Tuesday, 29 January 2013


This week’s topic for The Writers’ Post is ‘Popularity’ and the host is Jennifer Wilck.
According to Wikipedia, “Popularity is a social phenomenon that dictates who or what is best liked.” We see it everywhere in society, in the ‘popular culture’ that surrounds us, whether it’s songs, movies, TV shows, singers, actors, celebrities, or even popular foods and drinks. When something gains the attention of a group, it becomes ‘popular’, the media catches onto the craze and the whole thing snowballs.
Think of the hype surrounding ‘50 Shades’ last year. It didn’t matter whether the books were good, bad, or indifferent. They became ‘popular’, firstly because of an aggressive marketing strategy, and then because of the snowball effect, helped by the media, and then because everyone was asking everyone else, ‘Have you read it (or them)?’
What about fashions in clothes? Who decides what colours will be ‘popular’ this spring, or what styles everyone will be wearing? Or which shoes and handbags?
The crucial word in the Wikipedia definition, to my mind, is ‘dictates’. The popularity of many things is ‘dictated’ to us. In addition, the marketing experts know that the easiest section of society to influence is young people. Many of them want to be seen to be following the popular trends, whether in fashion or music or the ‘best’ club or pub in town.
Some people never really grow out of this. They continue to be influenced by what is ‘popular’. Others go completely the other way, and go all out to be ‘different’. The majority of us, I would suggest, gradually learn our own preferences, regardless of what may or may not be popular. In other words, we become individuals, making our own decisions about what to wear, what music to listen to, what movies to see, what furniture or kitchen equipment or technology products to buy, regardless of whether these are ‘popular’ or not.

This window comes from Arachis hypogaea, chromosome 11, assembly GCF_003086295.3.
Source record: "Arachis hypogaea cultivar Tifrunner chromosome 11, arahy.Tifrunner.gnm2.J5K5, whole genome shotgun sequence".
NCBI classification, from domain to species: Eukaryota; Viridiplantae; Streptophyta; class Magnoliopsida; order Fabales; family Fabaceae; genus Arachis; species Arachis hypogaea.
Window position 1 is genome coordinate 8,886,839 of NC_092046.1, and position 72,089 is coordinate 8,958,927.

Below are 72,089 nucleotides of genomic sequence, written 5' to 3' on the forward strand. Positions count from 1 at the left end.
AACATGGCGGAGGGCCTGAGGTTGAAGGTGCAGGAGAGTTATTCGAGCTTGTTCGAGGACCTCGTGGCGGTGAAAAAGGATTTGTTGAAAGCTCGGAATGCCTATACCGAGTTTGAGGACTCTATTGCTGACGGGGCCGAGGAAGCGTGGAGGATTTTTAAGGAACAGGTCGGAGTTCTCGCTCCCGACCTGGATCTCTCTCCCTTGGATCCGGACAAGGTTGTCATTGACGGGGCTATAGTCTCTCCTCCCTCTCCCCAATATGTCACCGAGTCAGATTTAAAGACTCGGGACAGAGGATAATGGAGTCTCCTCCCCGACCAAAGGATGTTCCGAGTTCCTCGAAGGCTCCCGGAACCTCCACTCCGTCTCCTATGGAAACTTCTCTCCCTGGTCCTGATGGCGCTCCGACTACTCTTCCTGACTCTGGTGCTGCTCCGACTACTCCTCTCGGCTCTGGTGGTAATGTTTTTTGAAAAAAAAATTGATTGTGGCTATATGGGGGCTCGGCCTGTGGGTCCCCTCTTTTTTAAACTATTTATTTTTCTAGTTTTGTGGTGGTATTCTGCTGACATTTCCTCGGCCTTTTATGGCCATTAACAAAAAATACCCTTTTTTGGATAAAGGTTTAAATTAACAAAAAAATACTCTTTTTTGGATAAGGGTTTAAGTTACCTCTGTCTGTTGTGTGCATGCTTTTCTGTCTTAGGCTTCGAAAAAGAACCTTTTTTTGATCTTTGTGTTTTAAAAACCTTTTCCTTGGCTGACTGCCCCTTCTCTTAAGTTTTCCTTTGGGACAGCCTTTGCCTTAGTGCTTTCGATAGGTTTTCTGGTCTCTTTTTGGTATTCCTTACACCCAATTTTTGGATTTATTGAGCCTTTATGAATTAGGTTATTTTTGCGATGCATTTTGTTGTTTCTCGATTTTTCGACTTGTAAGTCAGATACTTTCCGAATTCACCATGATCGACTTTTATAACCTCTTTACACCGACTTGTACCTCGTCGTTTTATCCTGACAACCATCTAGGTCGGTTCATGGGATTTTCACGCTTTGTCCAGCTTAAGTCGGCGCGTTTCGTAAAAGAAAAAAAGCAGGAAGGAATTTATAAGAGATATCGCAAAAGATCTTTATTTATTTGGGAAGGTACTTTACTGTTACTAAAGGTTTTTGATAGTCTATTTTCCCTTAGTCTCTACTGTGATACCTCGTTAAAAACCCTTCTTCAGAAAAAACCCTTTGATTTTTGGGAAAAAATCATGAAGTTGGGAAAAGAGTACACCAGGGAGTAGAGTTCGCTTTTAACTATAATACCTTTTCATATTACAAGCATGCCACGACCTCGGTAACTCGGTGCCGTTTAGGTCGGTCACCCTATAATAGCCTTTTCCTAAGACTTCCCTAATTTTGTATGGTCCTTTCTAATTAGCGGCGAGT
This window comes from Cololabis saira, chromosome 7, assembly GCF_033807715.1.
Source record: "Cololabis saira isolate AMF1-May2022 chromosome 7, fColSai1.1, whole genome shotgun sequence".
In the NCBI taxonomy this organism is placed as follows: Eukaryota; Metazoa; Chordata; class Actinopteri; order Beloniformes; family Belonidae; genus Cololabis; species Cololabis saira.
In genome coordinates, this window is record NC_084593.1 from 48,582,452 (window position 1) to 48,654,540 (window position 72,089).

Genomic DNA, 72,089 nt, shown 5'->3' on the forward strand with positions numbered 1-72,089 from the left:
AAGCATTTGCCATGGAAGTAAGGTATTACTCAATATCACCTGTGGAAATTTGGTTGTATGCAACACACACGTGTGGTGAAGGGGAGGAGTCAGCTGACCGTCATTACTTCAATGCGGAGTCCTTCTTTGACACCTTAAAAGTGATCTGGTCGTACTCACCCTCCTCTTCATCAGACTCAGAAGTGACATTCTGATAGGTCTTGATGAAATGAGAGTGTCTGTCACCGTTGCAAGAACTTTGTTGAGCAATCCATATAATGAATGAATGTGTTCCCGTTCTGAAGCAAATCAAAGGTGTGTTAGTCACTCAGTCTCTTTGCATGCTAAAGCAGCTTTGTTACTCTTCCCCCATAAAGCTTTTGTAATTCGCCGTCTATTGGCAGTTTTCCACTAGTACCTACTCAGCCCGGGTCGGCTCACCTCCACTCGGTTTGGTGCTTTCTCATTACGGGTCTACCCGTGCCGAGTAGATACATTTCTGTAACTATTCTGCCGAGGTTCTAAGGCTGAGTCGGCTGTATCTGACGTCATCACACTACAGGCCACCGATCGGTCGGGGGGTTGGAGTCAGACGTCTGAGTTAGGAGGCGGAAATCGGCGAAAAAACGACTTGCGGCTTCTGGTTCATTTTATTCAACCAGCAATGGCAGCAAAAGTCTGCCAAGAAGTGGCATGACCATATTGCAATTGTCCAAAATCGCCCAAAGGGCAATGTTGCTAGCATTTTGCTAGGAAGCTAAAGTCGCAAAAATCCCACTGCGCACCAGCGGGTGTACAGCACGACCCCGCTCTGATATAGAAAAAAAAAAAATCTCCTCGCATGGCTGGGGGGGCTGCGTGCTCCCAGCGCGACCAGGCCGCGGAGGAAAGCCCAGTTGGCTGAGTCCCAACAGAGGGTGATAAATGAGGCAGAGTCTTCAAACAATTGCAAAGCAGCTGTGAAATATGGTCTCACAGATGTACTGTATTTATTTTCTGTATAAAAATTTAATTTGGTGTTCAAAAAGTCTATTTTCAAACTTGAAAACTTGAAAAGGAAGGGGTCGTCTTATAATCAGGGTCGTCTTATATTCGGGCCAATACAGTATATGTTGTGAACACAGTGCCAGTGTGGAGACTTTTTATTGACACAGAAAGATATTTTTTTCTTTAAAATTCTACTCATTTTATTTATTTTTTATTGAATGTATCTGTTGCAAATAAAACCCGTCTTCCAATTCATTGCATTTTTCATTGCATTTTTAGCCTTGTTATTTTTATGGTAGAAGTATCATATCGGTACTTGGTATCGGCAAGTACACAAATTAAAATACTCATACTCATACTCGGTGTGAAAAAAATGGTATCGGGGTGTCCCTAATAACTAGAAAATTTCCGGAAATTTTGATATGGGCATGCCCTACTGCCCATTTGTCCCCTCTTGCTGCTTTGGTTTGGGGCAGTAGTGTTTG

1. Hi Paula, I think you've raised a great point. The "dictates" is the big problem. I don't have a problem with popularity per se, but I don't want others telling me what to do, say, wear, etc. Great take on the theme!

  2. Being told what to wear for Spring fashion, etc. really puts pressure on some folk to spend. Likewise with the popular genre of the year. This year it appears to be porn, not erotica, porn. Prior to that book of many shades, (read an extract and knew it was not the trend I wanted to follow), not one of the big six wanted to know erotica, now they are declaring it the 'in' read. The marketing guys really know their stuff, and sometimes it leaves me cold.
    Interesting post, Paula.

  3. Exactly, Jen - I make my own decisions, but so many people are influenced by the marketers and the media.

    Glynis - totally agree with you about erotica/porn. Fifty years ago, Lady Chatterley's Lover was a banned book i.e. pornographic! Now no-one would bat an eyelid at it! I'm not a prude, but I've read so-called erotica (excerpts) that I would consider as porn, and yet, as you say, now the big publishers are telling us it's the 'in' thing. Not my scene at all!

  4. Like you I think that it is better to be yourself than be a carbon copy of everyone else. I do things and like things because I want to not because everyone else is doing it or liking it. Great post!